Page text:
4. It Isn’t Just Filled with Oil & Gas

The Permian Basin also holds large reserves of potash, salts that contain potassium in water-soluble form. Used in textile bleaching, glass making, and soap making, potash is most commonly used for manufacturing fertilizer. Most of the potash deposits along the Permian Basin lie in Southeastern New Mexico, in the Carlsbad Mining District. These commercial deposits contribute to New Mexico’s role as the #1 producer of potash in the United States.


5. First Commercially Drilled in 1920

On the surface, the Permian Area was covered in grasslands, which were inviting to farmers and ranchers who settled the area. In order to have adequate water supply for crops and livestock, landowners will drill for water, often discovering oil and gas along the way. In 1920, a discovery well was drilled in the Westbrook field of Mitchell County in West Texas. This well was successfully drilled to a depth of 2,498 feet, proving that oil and gas production from the Permian strata was viable.

6. Deep Drilling Came Later

Lack of infrastructure to move oil and gas to distant markets prevented deep drilling early on in the Permian Basin’s production. In 1928, a deep test at Big Lake oil field revealed ample resources at a depth of more than 8000 feet. Still, petroleum companies continued drilling at more economically feasible depths until the appropriate technology came along.

7. It Got Us Through World War II

Some attribute production from the Permian Basin to the Allied victory during World War II. At the time, the Permian Basin was responsible for half of the world’s oil and gas production, helping fuel the tanks, jeeps, ships, and planes the Allies used to win the war.

8. Fracking Has Been Instrumental to Deep Drilling

Over the past decade, drilling activity has boomed along the Permian Basin as hydraulic fracturing has enabled drillers to extract oil and gas from previously unreachable depths. Though a controversial practice, fracking has been key to unlocking deep drilling, greatly boosting local economies. Local land owners can lease or sell mineral rights to companies like Caddo Minerals for a hefty sum, while the area as a whole benefits from increased sales tax revenues and more job opportunities.


9. It’s Been More Resilient in the Oil & Gas Downturn

In 2015, as oil and gas prices and stocks plummeted, things continued looking up for producers in the Permian Basin. The Wall Street Journal cites prolific wells and low costs as the reasons the Basin remains a viable area for production, when production in other shale plays has slowed to a trickle. Despite prices hovering around $40/barrel, companies like Pro Petro have been able to stay alive in a down market, thanks to their hefty investment in the Permian Basin.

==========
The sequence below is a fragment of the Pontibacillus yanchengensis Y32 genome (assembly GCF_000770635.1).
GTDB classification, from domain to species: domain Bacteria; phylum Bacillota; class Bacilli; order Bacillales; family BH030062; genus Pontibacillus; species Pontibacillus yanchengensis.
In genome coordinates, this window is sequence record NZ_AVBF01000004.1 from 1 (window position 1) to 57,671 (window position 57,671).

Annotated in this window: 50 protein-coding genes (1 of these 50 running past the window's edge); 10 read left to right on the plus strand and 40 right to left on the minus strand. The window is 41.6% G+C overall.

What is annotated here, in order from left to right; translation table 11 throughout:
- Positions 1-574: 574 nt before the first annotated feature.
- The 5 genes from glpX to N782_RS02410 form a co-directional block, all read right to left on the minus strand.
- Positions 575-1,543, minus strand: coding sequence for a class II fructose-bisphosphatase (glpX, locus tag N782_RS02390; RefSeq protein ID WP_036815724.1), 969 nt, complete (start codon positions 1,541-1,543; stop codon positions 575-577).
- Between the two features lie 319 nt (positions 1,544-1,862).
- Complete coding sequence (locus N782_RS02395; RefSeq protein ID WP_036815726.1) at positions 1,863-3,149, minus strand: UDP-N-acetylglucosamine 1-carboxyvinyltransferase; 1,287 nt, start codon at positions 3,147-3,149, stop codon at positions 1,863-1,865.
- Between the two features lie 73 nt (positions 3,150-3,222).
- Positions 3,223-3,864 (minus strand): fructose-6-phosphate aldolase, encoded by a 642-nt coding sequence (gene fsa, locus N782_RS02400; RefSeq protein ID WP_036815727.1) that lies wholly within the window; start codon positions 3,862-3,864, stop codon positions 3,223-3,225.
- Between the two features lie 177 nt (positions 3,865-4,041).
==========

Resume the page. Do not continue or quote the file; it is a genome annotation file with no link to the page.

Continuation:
Shale Drilling in Texas

Shale Drilling in Texas

Concern for climate change has made the world take a look at our dependence on oil and the fragile relationship we have with the environment.  The increases in greenhouses gases and carbon emissions have forced government, environmentalists and energy companies to search for alternatives that allow them to meet energy demands while trying to limit damage to the planet.

The Natural Gas Alternative

Natural gas extraction has emerged as one of the options for a sustainable and renewable energy source.  Environmental advocates and even oil industry experts have agreed that if you compare gas with coal natural gas cuts the carbon foot print by as much as 80% under the right conditions.  Natural gas can also be used to generate electricity, run your car, heat your house and cook your food.

Texas is listed as one of the major “plays” along with Mississippi, New Mexico, Arkansas, West Virginia, Kentucky and Pennsylvania.  A “play” simply means it is a location with potentially large reserves.  Oil and gas industry in the state of Texas remains the biggest in the entire US.

The geological history of Texas shows that 65 million years ago Texas was covered by a shallow sea, this created a sedimentary rock that had a high organic content.  Over time, 65 million years of time, this organic material was pressurized and cooked which produces a particular chemical formation.  In Texas this formation that produces natural gas is called the Eagle Ford Shale.

There are other types of shale spread across the country, here are some examples:

Fayetteville Shale

Spread across central and northern Arkansas, this deposit is more than 300 million years old. The shale, made from a sedimentary deposit is more than 6000 feet deep

Marcellus Shale

The shale is named so because of its nearness the town of Marcellus, New York the shale remains largely untapped.  This deposit is more than 400 million years old and there is lots of interest in the deposit because it is so close to energy consumers along the East Coast.

Haynesville Shale

Another large rock formation that can be found in Texas, along the border it shares with Louisiana.  Geologists believe that these deposits started during the Jurassic Age roughly 170 million years ago.

Barnett Shale

This shale covers more than 17 counties in Texas and 6000 square miles it is considers the be the biggest oil reserve in the entire United States.  This geological formation goes back more than 300 million years.

Shale drilling happens all across Texas, but did you ever wonder exactly how they got it out of the ground?  Here is a video with a 3D rendering showing you exactly how it is done.